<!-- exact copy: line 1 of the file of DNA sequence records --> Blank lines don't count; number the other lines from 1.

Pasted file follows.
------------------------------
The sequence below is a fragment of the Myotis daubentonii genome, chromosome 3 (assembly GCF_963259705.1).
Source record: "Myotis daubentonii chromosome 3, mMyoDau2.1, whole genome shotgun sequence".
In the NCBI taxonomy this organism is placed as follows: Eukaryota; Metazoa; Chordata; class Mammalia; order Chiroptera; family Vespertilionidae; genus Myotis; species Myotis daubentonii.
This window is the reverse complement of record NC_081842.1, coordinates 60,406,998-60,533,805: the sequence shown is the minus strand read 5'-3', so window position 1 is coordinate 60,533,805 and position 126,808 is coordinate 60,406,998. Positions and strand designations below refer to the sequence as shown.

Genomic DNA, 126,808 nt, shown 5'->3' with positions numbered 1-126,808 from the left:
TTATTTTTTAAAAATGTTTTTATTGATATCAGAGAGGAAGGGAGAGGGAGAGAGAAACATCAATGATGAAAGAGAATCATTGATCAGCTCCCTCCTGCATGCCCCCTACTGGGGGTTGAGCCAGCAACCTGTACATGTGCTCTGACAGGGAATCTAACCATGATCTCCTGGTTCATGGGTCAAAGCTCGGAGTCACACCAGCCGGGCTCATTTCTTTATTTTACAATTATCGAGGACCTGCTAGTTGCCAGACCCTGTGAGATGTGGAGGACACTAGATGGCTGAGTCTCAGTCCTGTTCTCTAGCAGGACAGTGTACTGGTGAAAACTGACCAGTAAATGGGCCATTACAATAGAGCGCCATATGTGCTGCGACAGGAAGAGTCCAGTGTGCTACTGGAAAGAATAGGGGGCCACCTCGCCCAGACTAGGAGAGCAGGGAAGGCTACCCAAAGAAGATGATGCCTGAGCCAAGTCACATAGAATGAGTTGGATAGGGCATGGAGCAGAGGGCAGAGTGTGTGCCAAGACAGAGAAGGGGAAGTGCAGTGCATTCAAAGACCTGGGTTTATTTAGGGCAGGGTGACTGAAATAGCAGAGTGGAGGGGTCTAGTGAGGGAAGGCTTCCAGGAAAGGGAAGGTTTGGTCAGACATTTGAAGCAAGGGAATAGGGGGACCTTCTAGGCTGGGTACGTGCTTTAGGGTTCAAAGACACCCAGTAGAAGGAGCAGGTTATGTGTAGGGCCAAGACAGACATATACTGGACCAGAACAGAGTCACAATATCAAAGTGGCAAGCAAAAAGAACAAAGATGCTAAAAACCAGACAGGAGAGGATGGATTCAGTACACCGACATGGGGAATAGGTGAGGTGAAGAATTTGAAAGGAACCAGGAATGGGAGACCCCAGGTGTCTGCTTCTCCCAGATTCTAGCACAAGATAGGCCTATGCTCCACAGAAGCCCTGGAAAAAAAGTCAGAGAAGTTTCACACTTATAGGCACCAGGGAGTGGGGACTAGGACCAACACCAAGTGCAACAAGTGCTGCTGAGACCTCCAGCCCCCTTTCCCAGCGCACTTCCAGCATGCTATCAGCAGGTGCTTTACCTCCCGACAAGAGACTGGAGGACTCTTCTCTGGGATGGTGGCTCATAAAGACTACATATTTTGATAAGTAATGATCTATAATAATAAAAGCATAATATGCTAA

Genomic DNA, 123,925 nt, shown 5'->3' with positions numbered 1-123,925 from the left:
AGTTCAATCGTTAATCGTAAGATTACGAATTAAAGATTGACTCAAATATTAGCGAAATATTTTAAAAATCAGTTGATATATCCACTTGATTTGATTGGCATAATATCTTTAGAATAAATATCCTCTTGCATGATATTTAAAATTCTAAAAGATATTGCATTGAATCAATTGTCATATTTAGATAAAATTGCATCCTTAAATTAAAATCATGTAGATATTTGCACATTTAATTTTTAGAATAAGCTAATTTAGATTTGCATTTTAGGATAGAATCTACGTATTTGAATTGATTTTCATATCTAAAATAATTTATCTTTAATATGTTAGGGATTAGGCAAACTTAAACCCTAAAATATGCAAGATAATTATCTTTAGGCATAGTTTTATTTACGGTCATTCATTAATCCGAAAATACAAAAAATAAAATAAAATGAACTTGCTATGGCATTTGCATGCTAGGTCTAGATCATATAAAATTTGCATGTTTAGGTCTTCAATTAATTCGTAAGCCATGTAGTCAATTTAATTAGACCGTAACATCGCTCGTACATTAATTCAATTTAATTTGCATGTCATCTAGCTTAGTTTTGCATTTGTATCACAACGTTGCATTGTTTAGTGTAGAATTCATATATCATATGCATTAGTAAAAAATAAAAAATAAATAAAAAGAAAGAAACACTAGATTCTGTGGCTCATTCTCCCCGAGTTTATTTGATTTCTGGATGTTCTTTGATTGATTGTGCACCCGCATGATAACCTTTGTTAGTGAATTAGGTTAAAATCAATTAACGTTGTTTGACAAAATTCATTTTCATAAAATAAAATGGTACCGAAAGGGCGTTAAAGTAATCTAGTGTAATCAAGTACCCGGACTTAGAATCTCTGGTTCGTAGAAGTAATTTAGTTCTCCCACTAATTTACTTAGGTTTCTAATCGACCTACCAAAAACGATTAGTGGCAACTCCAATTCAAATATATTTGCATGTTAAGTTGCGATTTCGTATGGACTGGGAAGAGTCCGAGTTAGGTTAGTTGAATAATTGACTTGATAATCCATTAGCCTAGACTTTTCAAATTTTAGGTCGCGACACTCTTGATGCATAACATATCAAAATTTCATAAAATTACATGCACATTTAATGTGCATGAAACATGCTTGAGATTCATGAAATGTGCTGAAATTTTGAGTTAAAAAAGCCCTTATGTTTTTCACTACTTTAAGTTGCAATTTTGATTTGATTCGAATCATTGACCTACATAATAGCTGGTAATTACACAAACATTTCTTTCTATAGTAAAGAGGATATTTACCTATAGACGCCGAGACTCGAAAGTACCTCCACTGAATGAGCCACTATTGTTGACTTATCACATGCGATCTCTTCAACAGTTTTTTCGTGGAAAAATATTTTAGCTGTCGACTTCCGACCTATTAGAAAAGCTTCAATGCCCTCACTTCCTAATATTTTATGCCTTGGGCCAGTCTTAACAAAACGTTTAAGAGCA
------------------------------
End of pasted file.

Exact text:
The sequence below is a fragment of the Myotis daubentonii genome, chromosome 3 (assembly GCF_963259705.1).